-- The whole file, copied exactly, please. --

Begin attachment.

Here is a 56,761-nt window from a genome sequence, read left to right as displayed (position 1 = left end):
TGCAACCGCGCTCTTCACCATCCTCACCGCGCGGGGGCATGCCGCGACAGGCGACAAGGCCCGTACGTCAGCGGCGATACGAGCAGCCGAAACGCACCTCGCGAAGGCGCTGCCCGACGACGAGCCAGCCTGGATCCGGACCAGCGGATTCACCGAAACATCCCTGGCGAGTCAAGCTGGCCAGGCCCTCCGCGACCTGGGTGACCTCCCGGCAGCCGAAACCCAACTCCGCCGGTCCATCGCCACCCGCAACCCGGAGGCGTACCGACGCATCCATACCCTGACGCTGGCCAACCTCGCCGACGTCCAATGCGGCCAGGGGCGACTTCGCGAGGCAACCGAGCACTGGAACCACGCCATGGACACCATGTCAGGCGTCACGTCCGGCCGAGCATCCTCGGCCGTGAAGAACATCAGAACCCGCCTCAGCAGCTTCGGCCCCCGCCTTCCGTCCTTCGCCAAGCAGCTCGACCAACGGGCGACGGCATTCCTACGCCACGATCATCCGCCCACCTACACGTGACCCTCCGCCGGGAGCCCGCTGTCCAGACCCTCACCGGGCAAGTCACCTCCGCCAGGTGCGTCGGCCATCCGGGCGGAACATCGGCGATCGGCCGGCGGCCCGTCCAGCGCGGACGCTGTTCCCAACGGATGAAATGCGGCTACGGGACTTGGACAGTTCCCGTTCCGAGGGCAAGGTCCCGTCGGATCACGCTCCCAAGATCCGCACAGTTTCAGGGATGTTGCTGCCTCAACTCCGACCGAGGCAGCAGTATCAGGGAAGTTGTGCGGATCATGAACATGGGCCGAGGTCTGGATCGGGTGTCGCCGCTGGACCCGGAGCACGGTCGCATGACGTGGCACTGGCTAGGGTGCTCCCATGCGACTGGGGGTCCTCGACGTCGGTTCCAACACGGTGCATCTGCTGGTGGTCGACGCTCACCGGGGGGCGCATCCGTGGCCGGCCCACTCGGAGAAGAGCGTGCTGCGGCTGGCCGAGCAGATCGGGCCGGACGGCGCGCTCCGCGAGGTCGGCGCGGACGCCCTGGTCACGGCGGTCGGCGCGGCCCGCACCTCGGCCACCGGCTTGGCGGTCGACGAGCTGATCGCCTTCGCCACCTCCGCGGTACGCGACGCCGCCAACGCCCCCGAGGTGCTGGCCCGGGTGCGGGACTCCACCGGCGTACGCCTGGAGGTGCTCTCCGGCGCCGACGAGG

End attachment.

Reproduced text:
Here is a 56,761-nt window from a genome sequence, read left to right as displayed (position 1 = left end):
TGCAACCGCGCTCTTCACCATCCTCACCGCGCGGGGGCATGCCGCGACAGGCGACAAGGCCCGTACGTCAGCGGCGATACGAGCAGCCGAAACGCACCTCGCGAAGGCGCTGCCCGACGACGAGCCAGCCTGGATCCGGACCAGCGGATTCACCGAAACATCCCTGGCGAGTCAAGCTGGCCAGGCCCTCCGCGACCTGGGTGACCTCCCGGCAGCCGAAACCCAACTCCGCCGGTCCATCGCCACCCGCAACCCGGAGGCGTACCGACGCATCCATACCCTGACGCTGGCCAACCTCGCCGACGTCCAATGCGGCCAGGGGCGACTTCGCGAGGCAACCGAGCACTGGAACCACGCCATGGACACCATGTCAGGCGTCACGTCCGGCCGAGCATCCTCGGCCGTGAAGAACATCAGAACCCGCCTCAGCAGCTTCGGCCCCCGCCTTCCGTCCTTCGCCAAGCAGCTCGACCAACGGGCGACGGCATTCCTACGCCACGATCATCCGCCCACCTACACGTGACCCTCCGCCGGGAGCCCGCTGTCCAGACCCTCACCGGGCAAGTCACCTCCGCCAGGTGCGTCGGCCATCCGGGCGGAACATCGGCGATCGGCCGGCGGCCCGTCCAGCGCGGACGCTGTTCCCAACGGATGAAATGCGGCTACGGGACTTGGACAGTTCCCGTTCCGAGGGCAAGGTCCCGTCGGATCACGCTCCCAAGATCCGCACAGTTTCAGGGATGTTGCTGCCTCAACTCCGACCGAGGCAGCAGTATCAGGGAAGTTGTGCGGATCATGAACATGGGCCGAGGTCTGGATCGGGTGTCGCCGCTGGACCCGGAGCACGGTCGCATGACGTGGCACTGGCTAGGGTGCTCCCATGCGACTGGGGGTCCTCGACGTCGGTTCCAACACGGTGCATCTGCTGGTGGTCGACGCTCACCGGGGGGCGCATCCGTGGCCGGCCCACTCGGAGAAGAGCGTGCTGCGGCTGGCCGAGCAGATCGGGCCGGACGGCGCGCTCCGCGAGGTCGGCGCGGACGCCCTGGTCACGGCGGTCGGCGCGGCCCGCACCTCGGCCACCGGCTTGGCGGTCGACGAGCTGATCGCCTTCGCCACCTCCGCGGTACGCGACGCCGCCAACGCCCCCGAGGTGCTGGCCCGGGTGCGGGACTCCACCGGCGTACGCCTGGAGGTGCTCTCCGGCGCCGACGAGG